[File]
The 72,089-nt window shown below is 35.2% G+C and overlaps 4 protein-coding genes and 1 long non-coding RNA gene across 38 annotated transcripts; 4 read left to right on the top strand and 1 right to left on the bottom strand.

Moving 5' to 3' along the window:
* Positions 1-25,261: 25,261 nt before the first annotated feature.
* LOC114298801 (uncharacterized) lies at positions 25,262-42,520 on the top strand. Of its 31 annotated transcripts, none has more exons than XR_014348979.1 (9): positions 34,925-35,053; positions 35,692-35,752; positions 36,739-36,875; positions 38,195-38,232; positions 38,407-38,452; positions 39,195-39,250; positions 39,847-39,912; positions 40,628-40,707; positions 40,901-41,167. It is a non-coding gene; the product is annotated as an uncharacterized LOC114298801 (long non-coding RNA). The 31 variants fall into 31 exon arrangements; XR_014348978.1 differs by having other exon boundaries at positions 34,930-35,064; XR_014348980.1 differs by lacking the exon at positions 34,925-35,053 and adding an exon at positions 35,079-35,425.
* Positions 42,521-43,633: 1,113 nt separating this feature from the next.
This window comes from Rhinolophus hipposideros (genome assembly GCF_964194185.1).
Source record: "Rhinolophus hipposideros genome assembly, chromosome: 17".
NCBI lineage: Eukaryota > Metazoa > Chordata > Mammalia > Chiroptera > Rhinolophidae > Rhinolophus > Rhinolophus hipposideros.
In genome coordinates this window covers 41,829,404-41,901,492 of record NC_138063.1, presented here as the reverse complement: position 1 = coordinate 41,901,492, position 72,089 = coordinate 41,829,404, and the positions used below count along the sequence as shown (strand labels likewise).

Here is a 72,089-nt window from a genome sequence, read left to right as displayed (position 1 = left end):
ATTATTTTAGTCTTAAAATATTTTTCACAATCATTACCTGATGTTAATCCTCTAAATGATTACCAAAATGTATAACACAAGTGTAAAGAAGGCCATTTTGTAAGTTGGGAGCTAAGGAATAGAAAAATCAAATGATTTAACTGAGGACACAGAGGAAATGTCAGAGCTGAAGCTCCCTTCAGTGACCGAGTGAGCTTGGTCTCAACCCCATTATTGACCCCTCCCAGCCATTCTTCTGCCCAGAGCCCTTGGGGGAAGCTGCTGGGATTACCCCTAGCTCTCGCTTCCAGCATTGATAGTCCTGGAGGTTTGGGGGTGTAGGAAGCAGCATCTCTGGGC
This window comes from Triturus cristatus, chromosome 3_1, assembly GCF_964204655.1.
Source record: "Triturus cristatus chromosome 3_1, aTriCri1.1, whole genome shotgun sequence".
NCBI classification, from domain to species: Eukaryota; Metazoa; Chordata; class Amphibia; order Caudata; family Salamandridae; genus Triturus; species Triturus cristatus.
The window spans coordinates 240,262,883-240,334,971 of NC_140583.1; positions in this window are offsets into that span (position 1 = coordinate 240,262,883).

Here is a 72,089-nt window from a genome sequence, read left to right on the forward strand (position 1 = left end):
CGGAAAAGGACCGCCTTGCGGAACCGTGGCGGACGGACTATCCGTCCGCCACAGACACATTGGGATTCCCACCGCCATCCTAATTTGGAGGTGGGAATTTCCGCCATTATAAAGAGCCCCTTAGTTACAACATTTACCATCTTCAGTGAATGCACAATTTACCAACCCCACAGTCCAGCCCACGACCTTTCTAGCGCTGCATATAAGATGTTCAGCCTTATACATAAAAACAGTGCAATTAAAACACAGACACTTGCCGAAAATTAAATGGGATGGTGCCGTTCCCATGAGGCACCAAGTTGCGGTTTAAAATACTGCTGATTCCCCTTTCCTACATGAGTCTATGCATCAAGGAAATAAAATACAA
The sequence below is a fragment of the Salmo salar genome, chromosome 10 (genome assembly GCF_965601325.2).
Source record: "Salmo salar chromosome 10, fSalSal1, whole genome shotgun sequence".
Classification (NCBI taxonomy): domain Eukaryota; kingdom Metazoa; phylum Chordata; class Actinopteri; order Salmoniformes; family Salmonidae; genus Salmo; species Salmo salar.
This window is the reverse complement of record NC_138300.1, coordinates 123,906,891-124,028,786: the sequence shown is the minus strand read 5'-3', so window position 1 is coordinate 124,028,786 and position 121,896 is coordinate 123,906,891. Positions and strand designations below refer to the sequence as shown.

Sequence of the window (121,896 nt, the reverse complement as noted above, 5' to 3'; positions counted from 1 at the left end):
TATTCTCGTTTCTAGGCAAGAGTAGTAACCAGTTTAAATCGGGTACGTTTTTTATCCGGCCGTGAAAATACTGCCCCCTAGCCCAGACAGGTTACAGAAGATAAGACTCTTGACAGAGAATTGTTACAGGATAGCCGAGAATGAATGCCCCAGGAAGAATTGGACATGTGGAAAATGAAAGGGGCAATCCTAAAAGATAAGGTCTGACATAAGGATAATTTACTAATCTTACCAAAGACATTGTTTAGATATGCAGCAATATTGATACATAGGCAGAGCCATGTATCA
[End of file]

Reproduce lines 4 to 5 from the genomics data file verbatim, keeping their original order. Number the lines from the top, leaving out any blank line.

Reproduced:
* LOC114298801 (uncharacterized) lies at positions 25,262-42,520 on the top strand. Of its 31 annotated transcripts, none has more exons than XR_014348979.1 (9): positions 34,925-35,053; positions 35,692-35,752; positions 36,739-36,875; positions 38,195-38,232; positions 38,407-38,452; positions 39,195-39,250; positions 39,847-39,912; positions 40,628-40,707; positions 40,901-41,167. It is a non-coding gene; the product is annotated as an uncharacterized LOC114298801 (long non-coding RNA). The 31 variants fall into 31 exon arrangements; XR_014348978.1 differs by having other exon boundaries at positions 34,930-35,064; XR_014348980.1 differs by lacking the exon at positions 34,925-35,053 and adding an exon at positions 35,079-35,425.
* Positions 42,521-43,633: 1,113 nt separating this feature from the next.